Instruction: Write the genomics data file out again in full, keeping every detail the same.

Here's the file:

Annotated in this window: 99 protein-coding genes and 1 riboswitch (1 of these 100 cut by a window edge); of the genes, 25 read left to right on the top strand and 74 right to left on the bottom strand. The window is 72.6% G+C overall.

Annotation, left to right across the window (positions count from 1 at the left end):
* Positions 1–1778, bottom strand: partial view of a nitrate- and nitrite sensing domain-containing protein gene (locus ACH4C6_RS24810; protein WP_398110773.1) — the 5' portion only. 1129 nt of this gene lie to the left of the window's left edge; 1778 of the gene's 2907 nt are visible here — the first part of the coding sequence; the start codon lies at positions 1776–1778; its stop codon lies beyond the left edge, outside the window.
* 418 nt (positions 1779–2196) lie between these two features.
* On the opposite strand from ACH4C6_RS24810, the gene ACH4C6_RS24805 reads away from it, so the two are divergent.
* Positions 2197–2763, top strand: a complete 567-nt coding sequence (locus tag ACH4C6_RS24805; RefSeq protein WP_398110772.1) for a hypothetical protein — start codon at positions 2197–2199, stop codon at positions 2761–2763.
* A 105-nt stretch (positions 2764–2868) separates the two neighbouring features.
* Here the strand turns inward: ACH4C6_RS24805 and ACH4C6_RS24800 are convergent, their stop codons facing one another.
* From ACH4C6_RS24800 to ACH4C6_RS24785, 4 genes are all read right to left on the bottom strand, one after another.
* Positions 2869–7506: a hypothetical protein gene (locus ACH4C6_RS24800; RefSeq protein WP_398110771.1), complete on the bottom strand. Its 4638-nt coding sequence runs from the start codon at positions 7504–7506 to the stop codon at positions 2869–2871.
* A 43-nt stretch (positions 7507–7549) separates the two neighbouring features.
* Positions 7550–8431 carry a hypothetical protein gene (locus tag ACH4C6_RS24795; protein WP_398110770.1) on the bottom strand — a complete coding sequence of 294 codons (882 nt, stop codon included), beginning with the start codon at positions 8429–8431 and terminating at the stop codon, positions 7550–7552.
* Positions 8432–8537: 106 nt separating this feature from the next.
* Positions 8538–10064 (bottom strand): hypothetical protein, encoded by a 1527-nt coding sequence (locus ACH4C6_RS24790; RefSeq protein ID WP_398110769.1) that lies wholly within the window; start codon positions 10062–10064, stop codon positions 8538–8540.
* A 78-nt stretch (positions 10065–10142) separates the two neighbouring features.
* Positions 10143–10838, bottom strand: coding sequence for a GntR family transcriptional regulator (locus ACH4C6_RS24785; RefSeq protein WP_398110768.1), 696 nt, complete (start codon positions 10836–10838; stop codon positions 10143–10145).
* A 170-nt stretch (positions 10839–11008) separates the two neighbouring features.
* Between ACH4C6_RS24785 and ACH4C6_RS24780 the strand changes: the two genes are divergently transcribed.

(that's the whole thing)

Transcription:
Annotated in this window: 99 protein-coding genes and 1 riboswitch (1 of these 100 cut by a window edge); of the genes, 25 read left to right on the top strand and 74 right to left on the bottom strand. The window is 72.6% G+C overall.

Annotation, left to right across the window (positions count from 1 at the left end):
* Positions 1–1778, bottom strand: partial view of a nitrate- and nitrite sensing domain-containing protein gene (locus ACH4C6_RS24810; protein WP_398110773.1) — the 5' portion only. 1129 nt of this gene lie to the left of the window's left edge; 1778 of the gene's 2907 nt are visible here — the first part of the coding sequence; the start codon lies at positions 1776–1778; its stop codon lies beyond the left edge, outside the window.
* 418 nt (positions 1779–2196) lie between these two features.
* On the opposite strand from ACH4C6_RS24810, the gene ACH4C6_RS24805 reads away from it, so the two are divergent.
* Positions 2197–2763, top strand: a complete 567-nt coding sequence (locus tag ACH4C6_RS24805; RefSeq protein WP_398110772.1) for a hypothetical protein — start codon at positions 2197–2199, stop codon at positions 2761–2763.
* A 105-nt stretch (positions 2764–2868) separates the two neighbouring features.
* Here the strand turns inward: ACH4C6_RS24805 and ACH4C6_RS24800 are convergent, their stop codons facing one another.
* From ACH4C6_RS24800 to ACH4C6_RS24785, 4 genes are all read right to left on the bottom strand, one after another.
* Positions 2869–7506: a hypothetical protein gene (locus ACH4C6_RS24800; RefSeq protein WP_398110771.1), complete on the bottom strand. Its 4638-nt coding sequence runs from the start codon at positions 7504–7506 to the stop codon at positions 2869–2871.
* A 43-nt stretch (positions 7507–7549) separates the two neighbouring features.
* Positions 7550–8431 carry a hypothetical protein gene (locus tag ACH4C6_RS24795; protein WP_398110770.1) on the bottom strand — a complete coding sequence of 294 codons (882 nt, stop codon included), beginning with the start codon at positions 8429–8431 and terminating at the stop codon, positions 7550–7552.
* Positions 8432–8537: 106 nt separating this feature from the next.
* Positions 8538–10064 (bottom strand): hypothetical protein, encoded by a 1527-nt coding sequence (locus ACH4C6_RS24790; RefSeq protein ID WP_398110769.1) that lies wholly within the window; start codon positions 10062–10064, stop codon positions 8538–8540.
* A 78-nt stretch (positions 10065–10142) separates the two neighbouring features.
* Positions 10143–10838, bottom strand: coding sequence for a GntR family transcriptional regulator (locus ACH4C6_RS24785; RefSeq protein WP_398110768.1), 696 nt, complete (start codon positions 10836–10838; stop codon positions 10143–10145).
* A 170-nt stretch (positions 10839–11008) separates the two neighbouring features.
* Between ACH4C6_RS24785 and ACH4C6_RS24780 the strand changes: the two genes are divergently transcribed.